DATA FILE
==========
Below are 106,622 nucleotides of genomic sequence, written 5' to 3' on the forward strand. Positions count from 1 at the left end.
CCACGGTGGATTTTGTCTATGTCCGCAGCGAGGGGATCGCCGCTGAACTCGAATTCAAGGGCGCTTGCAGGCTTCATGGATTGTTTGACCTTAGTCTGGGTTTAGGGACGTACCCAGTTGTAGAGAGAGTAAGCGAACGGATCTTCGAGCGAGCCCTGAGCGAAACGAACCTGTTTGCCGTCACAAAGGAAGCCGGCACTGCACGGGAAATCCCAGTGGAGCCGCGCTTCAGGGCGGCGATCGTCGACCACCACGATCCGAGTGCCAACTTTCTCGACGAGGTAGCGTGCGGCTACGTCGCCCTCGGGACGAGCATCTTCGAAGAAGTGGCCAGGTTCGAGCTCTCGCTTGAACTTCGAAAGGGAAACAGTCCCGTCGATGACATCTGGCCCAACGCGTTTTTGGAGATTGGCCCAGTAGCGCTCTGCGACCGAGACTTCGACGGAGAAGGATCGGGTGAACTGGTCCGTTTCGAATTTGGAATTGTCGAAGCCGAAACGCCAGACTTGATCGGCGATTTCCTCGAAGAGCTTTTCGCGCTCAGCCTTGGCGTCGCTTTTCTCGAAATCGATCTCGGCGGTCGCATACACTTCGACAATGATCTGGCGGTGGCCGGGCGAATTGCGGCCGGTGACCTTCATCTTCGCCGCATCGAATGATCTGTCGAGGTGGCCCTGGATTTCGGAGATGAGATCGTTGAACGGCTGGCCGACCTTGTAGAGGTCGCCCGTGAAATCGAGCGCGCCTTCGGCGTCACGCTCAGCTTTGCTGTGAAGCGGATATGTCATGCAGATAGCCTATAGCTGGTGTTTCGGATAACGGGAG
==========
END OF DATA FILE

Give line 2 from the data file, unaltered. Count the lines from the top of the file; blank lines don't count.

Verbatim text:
CCACGGTGGATTTTGTCTATGTCCGCAGCGAGGGGATCGCCGCTGAACTCGAATTCAAGGGCGCTTGCAGGCTTCATGGATTGTTTGACCTTAGTCTGGGTTTAGGGACGTACCCAGTTGTAGAGAGAGTAAGCGAACGGATCTTCGAGCGAGCCCTGAGCGAAACGAACCTGTTTGCCGTCACAAAGGAAGCCGGCACTGCACGGGAAATCCCAGTGGAGCCGCGCTTCAGGGCGGCGATCGTCGACCACCACGATCCGAGTGCCAACTTTCTCGACGAGGTAGCGTGCGGCTACGTCGCCCTCGGGACGAGCATCTTCGAAGAAGTGGCCAGGTTCGAGCTCTCGCTTGAACTTCGAAAGGGAAACAGTCCCGTCGATGACATCTGGCCCAACGCGTTTTTGGAGATTGGCCCAGTAGCGCTCTGCGACCGAGACTTCGACGGAGAAGGATCGGGTGAACTGGTCCGTTTCGAATTTGGAATTGTCGAAGCCGAAACGCCAGACTTGATCGGCGATTTCCTCGAAGAGCTTTTCGCGCTCAGCCTTGGCGTCGCTTTTCTCGAAATCGATCTCGGCGGTCGCATACACTTCGACAATGATCTGGCGGTGGCCGGGCGAATTGCGGCCGGTGACCTTCATCTTCGCCGCATCGAATGATCTGTCGAGGTGGCCCTGGATTTCGGAGATGAGATCGTTGAACGGCTGGCCGACCTTGTAGAGGTCGCCCGTGAAATCGAGCGCGCCTTCGGCGTCACGCTCAGCTTTGCTGTGAAGCGGATATGTCATGCAGATAGCCTATAGCTGGTGTTTCGGATAACGGGAG